Are you proud of your job?


The article says:

“Two million manufacturing jobs were lost in the last recession, yet the National Association of Manufacturers forecasts a shortage of 10 million skilled manufacturing workers by 2020, largely because students in middle school through college describe such jobs as ‘repetitious,' ‘tedious,' ‘boring,' ‘dark' and ‘dirty.' That career would be like serving a life sentence or being on a chain gang, they say, according to a report called ‘Keeping America Competitive: How a talent shortage threatens U.S. manufacturing.'

I know manufacturing isn't an especially glamorous profession, even for engineers. I know many engineers who went into consulting or found product development “the place to be.” We don't have any TV dramas about engineers (compared to the endless police/law/medical/CSI shows), but then again, who would watch that? Is American manufacturing doomed by a poor image and lack of new talent as much or more so than global wage/cost competition? Why did/do you work in manufacturing? Click on “Comments” to chime in (no registration or name required).

Please check out my main blog page at

The RSS feed content you are reading is copyrighted by the author, Mark Graban.

, , , on the author's copyright.

What do you think? Please scroll down (or click) to post a comment. Or please share the post with your thoughts on LinkedIn – and follow me or connect with me there.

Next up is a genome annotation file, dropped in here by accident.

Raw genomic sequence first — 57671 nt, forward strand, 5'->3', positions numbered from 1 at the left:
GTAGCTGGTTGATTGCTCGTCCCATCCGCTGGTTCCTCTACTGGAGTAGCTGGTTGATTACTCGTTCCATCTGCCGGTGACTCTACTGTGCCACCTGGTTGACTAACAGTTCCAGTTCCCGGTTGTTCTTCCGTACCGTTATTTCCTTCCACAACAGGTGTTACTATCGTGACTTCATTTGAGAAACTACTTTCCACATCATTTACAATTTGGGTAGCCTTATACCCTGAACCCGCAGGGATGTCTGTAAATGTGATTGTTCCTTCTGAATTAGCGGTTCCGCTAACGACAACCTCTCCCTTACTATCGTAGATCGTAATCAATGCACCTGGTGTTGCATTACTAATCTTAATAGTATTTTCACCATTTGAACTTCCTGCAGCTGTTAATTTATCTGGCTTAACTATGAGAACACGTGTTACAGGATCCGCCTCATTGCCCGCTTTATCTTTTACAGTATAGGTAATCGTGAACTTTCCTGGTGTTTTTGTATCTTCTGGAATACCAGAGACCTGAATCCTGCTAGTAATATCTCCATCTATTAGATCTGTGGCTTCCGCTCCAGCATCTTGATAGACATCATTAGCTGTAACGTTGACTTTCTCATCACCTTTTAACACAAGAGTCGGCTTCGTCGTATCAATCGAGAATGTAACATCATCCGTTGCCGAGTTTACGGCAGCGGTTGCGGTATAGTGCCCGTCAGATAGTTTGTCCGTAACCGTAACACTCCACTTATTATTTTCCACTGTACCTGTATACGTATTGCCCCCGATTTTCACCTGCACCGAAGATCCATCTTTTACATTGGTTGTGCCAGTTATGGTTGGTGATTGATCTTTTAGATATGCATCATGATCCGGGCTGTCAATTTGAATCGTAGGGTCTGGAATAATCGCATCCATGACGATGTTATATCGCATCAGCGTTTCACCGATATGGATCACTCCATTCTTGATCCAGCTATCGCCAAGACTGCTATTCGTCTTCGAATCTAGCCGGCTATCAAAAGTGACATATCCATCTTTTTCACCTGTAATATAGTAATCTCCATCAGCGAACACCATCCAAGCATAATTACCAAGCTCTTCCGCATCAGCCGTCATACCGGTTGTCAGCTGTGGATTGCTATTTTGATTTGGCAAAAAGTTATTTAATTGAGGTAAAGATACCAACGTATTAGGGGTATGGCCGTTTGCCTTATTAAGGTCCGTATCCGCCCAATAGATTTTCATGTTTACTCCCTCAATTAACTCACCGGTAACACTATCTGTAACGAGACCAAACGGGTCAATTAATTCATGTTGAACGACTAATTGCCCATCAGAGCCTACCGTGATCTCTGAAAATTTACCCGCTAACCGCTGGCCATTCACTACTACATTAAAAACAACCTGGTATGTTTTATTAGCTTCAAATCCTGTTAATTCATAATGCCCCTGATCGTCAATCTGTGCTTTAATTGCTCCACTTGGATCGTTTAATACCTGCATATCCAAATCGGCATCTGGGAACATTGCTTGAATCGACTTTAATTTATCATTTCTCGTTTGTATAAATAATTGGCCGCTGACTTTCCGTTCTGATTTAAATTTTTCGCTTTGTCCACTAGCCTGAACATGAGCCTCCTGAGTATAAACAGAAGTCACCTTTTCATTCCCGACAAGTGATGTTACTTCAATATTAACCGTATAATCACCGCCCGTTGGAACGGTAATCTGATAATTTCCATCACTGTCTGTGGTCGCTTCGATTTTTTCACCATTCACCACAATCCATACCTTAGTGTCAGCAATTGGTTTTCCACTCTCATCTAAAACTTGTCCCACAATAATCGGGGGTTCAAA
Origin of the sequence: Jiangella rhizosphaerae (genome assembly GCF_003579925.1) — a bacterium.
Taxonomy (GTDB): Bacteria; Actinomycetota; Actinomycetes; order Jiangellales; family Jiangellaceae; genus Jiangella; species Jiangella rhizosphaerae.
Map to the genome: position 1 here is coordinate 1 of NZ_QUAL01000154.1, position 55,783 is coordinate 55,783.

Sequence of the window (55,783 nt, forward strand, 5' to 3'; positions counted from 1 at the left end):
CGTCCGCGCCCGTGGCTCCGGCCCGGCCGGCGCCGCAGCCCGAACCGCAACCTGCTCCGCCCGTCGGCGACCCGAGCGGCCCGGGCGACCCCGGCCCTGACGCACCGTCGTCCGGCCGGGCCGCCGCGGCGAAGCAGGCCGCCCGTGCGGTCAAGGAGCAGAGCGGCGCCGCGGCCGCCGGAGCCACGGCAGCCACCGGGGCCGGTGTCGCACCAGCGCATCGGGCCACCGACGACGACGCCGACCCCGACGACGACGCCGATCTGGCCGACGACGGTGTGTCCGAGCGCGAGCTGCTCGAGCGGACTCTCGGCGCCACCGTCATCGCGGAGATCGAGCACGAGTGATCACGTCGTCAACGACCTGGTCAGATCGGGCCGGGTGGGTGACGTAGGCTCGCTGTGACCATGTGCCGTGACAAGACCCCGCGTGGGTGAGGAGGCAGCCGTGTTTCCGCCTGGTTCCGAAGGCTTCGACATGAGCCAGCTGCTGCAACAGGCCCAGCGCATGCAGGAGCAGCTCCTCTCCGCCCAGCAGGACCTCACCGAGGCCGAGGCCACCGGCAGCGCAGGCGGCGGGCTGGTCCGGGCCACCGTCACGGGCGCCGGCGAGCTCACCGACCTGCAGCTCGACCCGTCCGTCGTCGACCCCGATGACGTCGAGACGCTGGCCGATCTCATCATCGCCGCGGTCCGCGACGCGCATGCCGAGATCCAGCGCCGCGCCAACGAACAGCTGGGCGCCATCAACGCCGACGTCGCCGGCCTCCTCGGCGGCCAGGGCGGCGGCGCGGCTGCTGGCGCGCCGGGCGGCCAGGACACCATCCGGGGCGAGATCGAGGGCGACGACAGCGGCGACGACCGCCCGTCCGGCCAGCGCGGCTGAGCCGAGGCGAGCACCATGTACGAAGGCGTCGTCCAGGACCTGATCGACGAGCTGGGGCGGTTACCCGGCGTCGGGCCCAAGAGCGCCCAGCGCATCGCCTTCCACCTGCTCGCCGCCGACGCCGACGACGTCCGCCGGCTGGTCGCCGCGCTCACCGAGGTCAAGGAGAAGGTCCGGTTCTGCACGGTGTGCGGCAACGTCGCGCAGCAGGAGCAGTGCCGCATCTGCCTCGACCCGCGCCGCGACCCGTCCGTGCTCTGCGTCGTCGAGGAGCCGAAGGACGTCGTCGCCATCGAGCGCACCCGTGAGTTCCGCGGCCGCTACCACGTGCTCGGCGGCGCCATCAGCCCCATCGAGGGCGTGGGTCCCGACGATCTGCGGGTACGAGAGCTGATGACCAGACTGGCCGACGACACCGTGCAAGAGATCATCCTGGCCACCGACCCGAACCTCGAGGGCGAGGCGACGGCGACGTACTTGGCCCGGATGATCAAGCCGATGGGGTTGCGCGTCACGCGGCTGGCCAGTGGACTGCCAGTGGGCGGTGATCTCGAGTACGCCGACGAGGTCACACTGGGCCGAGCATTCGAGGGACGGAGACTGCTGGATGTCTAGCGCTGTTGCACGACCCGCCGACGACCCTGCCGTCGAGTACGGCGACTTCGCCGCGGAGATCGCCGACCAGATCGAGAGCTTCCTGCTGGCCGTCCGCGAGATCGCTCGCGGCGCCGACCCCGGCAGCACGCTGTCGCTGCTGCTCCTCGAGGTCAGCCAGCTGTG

Did you like this post? Make sure you don't miss a post or podcast — Subscribe to get notified about posts via email daily or weekly.

Check out my latest book, The Mistakes That Make Us: Cultivating a Culture of Learning and Innovation:

Get New Posts Sent To You

Select list(s):
Previous articleJust One China "TPS" Example
Next articleJim Womack on Lean History
Mark Graban
Mark Graban is an internationally-recognized consultant, author, and professional speaker, and podcaster with experience in healthcare, manufacturing, and startups. Mark's new book is The Mistakes That Make Us: Cultivating a Culture of Learning and Innovation. He is also the author of Measures of Success: React Less, Lead Better, Improve More, the Shingo Award-winning books Lean Hospitals and Healthcare Kaizen, and the anthology Practicing Lean. Mark is also a Senior Advisor to the technology company KaiNexus.


Please enter your comment!
Please enter your name here

This site uses Akismet to reduce spam. Learn how your comment data is processed.